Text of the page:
4 – Battle of Bunker Hill (1775)
This battle took place early during the Revolutionary War between America and Britain. When the colonial forces learned that the British were planning to occupy the high ground and control Boston Harbor, they responded with William Prescott taking a group of 1,200 men to occupy Bunker Hill and Breed’s Hill. The Redcoats learned of their enemy’s plans, and on June 17, 1775, they mounted an attack on the colonists stationed at the Charlestown Peninsula.
The size of both forces is disputed, although the British probably had 3,000 men against approximately 2,400 colonists since Prescott was aided by other leaders. The British, under the command of William Howe and Robert Pigot, moved towards the enemy.
Prescott supposedly told his men not to fire until they saw the whites of the British soldiers’ eyes; this is mainly because he wanted to preserve ammunition. Once the Redcoats came into range, the Americans opened fire and forced an immediate retreat.
The British regrouped and foolishly tried to attack once again, and as you would expect, the Americans successfully drove them back and inflicted heavy casualties. After a third attempt, the British finally climbed the hill and forced hand-to-hand combat.
The outnumbered colonists sensibly retreated, and the enemy took control of Charlestown Peninsula. However, it was a hollow victory as the Redcoats lost over 1,000 men in terms of deaths and wounded men. Critically, 19 British officers died at Bunker Hill.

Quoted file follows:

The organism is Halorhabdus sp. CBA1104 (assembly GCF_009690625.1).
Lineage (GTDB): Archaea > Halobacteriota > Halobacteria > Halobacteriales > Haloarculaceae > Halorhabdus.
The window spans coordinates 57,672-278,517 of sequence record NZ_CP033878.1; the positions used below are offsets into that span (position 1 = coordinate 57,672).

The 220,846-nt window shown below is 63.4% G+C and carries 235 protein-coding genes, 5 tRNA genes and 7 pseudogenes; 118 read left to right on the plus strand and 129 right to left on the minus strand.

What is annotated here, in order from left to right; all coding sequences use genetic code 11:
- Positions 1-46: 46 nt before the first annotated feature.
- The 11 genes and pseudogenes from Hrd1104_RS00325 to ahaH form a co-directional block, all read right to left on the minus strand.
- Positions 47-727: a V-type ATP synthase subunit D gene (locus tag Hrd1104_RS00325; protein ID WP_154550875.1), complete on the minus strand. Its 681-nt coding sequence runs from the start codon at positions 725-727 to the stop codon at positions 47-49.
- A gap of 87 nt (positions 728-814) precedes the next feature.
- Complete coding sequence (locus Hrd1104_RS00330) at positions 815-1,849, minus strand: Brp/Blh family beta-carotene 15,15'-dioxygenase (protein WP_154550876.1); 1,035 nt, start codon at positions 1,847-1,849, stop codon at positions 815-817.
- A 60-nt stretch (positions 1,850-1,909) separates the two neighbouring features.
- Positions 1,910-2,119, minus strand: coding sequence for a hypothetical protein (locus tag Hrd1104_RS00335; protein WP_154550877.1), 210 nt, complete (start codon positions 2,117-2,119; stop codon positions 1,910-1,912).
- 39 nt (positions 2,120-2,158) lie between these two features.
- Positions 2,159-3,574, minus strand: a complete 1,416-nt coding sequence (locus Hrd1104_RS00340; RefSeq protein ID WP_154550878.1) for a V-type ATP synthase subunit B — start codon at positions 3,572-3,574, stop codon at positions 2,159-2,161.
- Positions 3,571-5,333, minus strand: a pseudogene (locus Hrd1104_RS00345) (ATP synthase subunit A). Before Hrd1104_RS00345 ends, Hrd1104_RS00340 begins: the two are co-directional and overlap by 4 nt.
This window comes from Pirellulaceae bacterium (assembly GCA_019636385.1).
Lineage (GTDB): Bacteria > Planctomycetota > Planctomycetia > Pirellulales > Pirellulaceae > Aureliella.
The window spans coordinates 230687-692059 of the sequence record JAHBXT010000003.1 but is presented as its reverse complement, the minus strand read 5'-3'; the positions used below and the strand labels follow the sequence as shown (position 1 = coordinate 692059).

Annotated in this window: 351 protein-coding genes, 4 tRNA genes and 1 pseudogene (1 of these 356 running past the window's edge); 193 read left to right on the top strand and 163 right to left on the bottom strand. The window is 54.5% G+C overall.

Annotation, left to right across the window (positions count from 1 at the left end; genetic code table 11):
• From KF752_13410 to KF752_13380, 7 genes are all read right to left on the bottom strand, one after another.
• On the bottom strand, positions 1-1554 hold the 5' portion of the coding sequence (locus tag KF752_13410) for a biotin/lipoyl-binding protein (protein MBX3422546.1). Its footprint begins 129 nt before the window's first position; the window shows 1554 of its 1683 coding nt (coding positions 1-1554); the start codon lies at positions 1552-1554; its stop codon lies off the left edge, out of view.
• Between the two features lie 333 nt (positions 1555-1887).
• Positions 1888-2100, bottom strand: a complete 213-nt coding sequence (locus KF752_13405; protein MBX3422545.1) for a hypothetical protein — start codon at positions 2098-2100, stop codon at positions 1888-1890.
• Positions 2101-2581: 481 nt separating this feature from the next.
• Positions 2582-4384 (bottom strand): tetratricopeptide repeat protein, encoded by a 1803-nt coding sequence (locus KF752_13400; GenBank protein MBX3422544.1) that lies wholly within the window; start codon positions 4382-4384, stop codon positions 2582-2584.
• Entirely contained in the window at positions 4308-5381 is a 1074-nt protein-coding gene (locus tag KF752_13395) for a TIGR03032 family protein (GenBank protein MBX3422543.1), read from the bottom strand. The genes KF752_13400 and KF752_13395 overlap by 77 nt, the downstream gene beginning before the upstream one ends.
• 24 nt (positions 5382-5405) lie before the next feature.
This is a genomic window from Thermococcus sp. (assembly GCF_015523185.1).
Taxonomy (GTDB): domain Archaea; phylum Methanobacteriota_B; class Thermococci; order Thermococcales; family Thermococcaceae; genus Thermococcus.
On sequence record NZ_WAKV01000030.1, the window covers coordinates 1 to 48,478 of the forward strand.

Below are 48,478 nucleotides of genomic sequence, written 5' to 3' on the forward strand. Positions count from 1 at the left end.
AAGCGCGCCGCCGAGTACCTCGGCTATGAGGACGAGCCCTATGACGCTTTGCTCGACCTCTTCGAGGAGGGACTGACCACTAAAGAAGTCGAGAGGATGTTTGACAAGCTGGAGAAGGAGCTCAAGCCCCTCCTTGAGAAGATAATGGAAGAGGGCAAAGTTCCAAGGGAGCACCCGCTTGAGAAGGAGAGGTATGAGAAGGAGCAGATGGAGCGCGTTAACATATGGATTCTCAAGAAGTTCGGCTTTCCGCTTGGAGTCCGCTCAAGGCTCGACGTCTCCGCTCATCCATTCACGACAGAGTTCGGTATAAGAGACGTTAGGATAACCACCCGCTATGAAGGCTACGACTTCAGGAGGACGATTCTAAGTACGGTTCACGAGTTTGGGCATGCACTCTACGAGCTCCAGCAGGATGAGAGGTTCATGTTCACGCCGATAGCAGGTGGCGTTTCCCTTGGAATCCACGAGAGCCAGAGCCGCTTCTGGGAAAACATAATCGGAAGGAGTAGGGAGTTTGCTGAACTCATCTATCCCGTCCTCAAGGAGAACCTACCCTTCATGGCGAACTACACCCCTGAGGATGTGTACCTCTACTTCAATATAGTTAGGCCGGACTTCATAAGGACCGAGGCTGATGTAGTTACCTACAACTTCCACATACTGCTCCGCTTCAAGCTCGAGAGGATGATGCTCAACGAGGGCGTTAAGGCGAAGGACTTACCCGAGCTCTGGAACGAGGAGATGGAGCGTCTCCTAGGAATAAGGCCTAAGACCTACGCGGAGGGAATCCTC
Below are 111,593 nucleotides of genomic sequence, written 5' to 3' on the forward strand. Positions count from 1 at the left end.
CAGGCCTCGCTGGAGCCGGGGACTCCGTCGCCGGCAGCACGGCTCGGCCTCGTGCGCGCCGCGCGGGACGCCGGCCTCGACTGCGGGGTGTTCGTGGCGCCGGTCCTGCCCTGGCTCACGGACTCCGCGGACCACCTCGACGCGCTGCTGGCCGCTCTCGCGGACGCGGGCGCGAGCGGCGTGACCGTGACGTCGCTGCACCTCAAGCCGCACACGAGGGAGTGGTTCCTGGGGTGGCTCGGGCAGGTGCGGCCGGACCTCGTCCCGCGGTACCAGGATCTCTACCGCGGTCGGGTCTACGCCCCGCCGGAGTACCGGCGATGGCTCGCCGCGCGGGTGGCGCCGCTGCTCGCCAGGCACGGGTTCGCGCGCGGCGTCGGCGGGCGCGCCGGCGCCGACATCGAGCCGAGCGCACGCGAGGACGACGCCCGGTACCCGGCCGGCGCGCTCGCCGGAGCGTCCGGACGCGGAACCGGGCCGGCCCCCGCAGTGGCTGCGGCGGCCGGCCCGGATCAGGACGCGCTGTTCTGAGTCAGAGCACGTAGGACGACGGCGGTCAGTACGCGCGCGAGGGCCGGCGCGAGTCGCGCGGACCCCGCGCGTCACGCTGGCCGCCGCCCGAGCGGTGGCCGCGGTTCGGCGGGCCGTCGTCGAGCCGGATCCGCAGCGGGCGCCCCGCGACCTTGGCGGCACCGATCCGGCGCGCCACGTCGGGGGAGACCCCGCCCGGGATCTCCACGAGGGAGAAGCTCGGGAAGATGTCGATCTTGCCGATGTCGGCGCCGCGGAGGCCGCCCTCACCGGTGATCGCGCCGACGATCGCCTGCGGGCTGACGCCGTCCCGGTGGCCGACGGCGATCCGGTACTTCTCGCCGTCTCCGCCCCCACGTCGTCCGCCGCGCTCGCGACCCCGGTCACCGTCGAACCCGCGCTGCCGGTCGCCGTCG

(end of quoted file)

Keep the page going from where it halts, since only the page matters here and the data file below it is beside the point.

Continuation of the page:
Although the Redcoats earned a strategic victory, the heavy losses sustained prevented them from continuing towards the outskirts of Boston. Despite losing the fight, the Revolutionary Forces gained confidence; they had faced a numerically superior opponent and held their own for the most part. Howe lamented the high cost of the battle while Nathaniel Greene of the Patriots wrote that he would like to sell another hill to the enemy at the same cost.
If the British believed the Revolutionary War would be over quickly, Bunker Hill made them realize that it was set to be a long and torrid affair. It also had an impact on future encounters; instead of quickly seizing on an opportunity, the British were hesitant, and this new tactic gave the American forces time to retreat from several battles.